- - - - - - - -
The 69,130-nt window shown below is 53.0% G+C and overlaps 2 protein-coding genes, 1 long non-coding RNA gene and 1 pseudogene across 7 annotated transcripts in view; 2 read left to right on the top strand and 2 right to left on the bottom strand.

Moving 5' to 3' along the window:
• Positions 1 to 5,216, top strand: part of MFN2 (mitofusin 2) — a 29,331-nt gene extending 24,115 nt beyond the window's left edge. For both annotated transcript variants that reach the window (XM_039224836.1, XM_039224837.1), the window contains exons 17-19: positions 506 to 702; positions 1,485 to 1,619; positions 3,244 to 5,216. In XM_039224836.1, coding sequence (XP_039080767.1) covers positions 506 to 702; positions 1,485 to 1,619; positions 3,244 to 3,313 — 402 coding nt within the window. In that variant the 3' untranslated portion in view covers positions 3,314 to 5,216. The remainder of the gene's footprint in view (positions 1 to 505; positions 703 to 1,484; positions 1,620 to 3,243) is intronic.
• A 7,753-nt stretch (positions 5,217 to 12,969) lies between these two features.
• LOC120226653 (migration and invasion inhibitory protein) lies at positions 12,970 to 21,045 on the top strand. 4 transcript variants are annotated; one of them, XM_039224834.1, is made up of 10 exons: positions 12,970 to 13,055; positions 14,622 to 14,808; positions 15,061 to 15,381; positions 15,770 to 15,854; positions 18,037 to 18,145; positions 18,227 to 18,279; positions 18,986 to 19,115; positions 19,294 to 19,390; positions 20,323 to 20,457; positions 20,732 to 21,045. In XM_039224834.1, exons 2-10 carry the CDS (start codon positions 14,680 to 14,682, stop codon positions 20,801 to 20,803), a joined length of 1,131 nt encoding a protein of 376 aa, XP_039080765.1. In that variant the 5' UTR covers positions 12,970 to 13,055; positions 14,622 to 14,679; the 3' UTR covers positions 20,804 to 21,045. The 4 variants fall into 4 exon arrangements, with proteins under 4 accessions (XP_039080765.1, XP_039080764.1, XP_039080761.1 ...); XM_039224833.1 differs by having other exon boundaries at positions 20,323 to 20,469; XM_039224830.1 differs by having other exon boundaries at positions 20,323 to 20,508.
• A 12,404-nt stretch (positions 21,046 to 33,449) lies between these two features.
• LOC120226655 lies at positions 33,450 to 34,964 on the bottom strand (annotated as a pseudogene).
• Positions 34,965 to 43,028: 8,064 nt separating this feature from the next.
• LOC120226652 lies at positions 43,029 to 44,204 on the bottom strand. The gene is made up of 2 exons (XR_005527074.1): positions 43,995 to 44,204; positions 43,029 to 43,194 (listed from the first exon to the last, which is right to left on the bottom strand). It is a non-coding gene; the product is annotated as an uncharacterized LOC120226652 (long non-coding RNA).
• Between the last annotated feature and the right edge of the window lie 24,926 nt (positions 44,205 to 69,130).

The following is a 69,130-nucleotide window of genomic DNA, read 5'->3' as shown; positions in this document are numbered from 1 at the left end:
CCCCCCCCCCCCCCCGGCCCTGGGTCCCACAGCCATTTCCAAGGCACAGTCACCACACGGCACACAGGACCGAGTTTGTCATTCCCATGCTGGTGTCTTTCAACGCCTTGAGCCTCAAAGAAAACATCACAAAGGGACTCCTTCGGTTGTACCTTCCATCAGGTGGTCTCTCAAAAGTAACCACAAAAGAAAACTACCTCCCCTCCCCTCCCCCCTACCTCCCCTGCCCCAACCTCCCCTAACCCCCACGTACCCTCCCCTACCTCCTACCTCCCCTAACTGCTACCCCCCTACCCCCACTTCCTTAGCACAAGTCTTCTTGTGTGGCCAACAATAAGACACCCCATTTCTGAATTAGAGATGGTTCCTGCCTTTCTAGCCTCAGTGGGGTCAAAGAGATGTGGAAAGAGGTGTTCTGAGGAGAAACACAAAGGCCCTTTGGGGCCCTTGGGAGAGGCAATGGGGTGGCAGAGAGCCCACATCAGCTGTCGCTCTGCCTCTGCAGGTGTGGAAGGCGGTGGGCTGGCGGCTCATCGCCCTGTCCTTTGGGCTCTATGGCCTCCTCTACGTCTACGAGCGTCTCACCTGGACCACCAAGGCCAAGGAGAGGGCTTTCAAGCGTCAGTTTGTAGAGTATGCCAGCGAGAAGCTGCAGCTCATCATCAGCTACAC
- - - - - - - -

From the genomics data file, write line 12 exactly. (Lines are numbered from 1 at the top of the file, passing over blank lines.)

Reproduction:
CCCCCCCCCCCCCCCGGCCCTGGGTCCCACAGCCATTTCCAAGGCACAGTCACCACACGGCACACAGGACCGAGTTTGTCATTCCCATGCTGGTGTCTTTCAACGCCTTGAGCCTCAAAGAAAACATCACAAAGGGACTCCTTCGGTTGTACCTTCCATCAGGTGGTCTCTCAAAAGTAACCACAAAAGAAAACTACCTCCCCTCCCCTCCCCCCTACCTCCCCTGCCCCAACCTCCCCTAACCCCCACGTACCCTCCCCTACCTCCTACCTCCCCTAACTGCTACCCCCCTACCCCCACTTCCTTAGCACAAGTCTTCTTGTGTGGCCAACAATAAGACACCCCATTTCTGAATTAGAGATGGTTCCTGCCTTTCTAGCCTCAGTGGGGTCAAAGAGATGTGGAAAGAGGTGTTCTGAGGAGAAACACAAAGGCCCTTTGGGGCCCTTGGGAGAGGCAATGGGGTGGCAGAGAGCCCACATCAGCTGTCGCTCTGCCTCTGCAGGTGTGGAAGGCGGTGGGCTGGCGGCTCATCGCCCTGTCCTTTGGGCTCTATGGCCTCCTCTACGTCTACGAGCGTCTCACCTGGACCACCAAGGCCAAGGAGAGGGCTTTCAAGCGTCAGTTTGTAGAGTATGCCAGCGAGAAGCTGCAGCTCATCATCAGCTACAC